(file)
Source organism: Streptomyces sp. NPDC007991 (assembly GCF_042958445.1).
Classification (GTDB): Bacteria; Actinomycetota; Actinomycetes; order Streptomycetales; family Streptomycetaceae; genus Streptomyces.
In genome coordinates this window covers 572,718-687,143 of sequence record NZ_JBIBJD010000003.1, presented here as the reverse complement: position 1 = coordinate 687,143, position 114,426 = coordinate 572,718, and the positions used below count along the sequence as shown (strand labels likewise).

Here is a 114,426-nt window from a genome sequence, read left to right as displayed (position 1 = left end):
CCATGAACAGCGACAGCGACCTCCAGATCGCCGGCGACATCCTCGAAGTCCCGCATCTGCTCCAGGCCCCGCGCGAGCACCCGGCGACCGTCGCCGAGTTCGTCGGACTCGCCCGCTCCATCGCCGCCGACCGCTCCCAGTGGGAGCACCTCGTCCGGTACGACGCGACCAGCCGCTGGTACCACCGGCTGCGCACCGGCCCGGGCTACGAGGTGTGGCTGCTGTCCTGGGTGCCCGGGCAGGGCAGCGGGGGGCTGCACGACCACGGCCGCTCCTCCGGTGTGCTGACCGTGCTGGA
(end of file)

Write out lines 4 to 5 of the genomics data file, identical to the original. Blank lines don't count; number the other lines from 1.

Here is a 114,426-nt window from a genome sequence, read left to right as displayed (position 1 = left end):
CCATGAACAGCGACAGCGACCTCCAGATCGCCGGCGACATCCTCGAAGTCCCGCATCTGCTCCAGGCCCCGCGCGAGCACCCGGCGACCGTCGCCGAGTTCGTCGGACTCGCCCGCTCCATCGCCGCCGACCGCTCCCAGTGGGAGCACCTCGTCCGGTACGACGCGACCAGCCGCTGGTACCACCGGCTGCGCACCGGCCCGGGCTACGAGGTGTGGCTGCTGTCCTGGGTGCCCGGGCAGGGCAGCGGGGGGCTGCACGACCACGGCCGCTCCTCCGGTGTGCTGACCGTGCTGGA